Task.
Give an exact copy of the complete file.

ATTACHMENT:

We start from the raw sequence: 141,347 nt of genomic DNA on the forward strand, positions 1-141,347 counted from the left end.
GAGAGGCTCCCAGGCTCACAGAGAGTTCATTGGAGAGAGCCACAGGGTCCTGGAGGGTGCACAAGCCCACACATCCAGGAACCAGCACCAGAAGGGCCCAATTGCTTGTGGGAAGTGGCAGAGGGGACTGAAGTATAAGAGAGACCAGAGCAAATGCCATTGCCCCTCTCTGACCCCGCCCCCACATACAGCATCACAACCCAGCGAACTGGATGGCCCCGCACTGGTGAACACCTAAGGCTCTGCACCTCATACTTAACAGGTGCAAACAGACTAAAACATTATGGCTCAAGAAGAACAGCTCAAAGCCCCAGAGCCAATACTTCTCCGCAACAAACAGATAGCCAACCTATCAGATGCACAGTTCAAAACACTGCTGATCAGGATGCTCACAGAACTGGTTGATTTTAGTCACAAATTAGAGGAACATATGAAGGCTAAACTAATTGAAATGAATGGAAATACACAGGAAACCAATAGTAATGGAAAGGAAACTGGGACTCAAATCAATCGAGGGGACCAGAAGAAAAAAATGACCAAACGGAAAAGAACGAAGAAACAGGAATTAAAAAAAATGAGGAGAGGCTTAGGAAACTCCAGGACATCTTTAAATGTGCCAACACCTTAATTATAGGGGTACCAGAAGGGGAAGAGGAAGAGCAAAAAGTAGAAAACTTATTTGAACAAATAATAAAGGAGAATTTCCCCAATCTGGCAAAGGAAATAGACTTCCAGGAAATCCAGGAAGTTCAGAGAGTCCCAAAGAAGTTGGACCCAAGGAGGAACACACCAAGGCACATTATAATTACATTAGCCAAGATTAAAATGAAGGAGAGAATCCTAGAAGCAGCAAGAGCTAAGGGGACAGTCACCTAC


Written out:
We start from the raw sequence: 141,347 nt of genomic DNA on the forward strand, positions 1-141,347 counted from the left end.
GAGAGGCTCCCAGGCTCACAGAGAGTTCATTGGAGAGAGCCACAGGGTCCTGGAGGGTGCACAAGCCCACACATCCAGGAACCAGCACCAGAAGGGCCCAATTGCTTGTGGGAAGTGGCAGAGGGGACTGAAGTATAAGAGAGACCAGAGCAAATGCCATTGCCCCTCTCTGACCCCGCCCCCACATACAGCATCACAACCCAGCGAACTGGATGGCCCCGCACTGGTGAACACCTAAGGCTCTGCACCTCATACTTAACAGGTGCAAACAGACTAAAACATTATGGCTCAAGAAGAACAGCTCAAAGCCCCAGAGCCAATACTTCTCCGCAACAAACAGATAGCCAACCTATCAGATGCACAGTTCAAAACACTGCTGATCAGGATGCTCACAGAACTGGTTGATTTTAGTCACAAATTAGAGGAACATATGAAGGCTAAACTAATTGAAATGAATGGAAATACACAGGAAACCAATAGTAATGGAAAGGAAACTGGGACTCAAATCAATCGAGGGGACCAGAAGAAAAAAATGACCAAACGGAAAAGAACGAAGAAACAGGAATTAAAAAAAATGAGGAGAGGCTTAGGAAACTCCAGGACATCTTTAAATGTGCCAACACCTTAATTATAGGGGTACCAGAAGGGGAAGAGGAAGAGCAAAAAGTAGAAAACTTATTTGAACAAATAATAAAGGAGAATTTCCCCAATCTGGCAAAGGAAATAGACTTCCAGGAAATCCAGGAAGTTCAGAGAGTCCCAAAGAAGTTGGACCCAAGGAGGAACACACCAAGGCACATTATAATTACATTAGCCAAGATTAAAATGAAGGAGAGAATCCTAGAAGCAGCAAGAGCTAAGGGGACAGTCACCTAC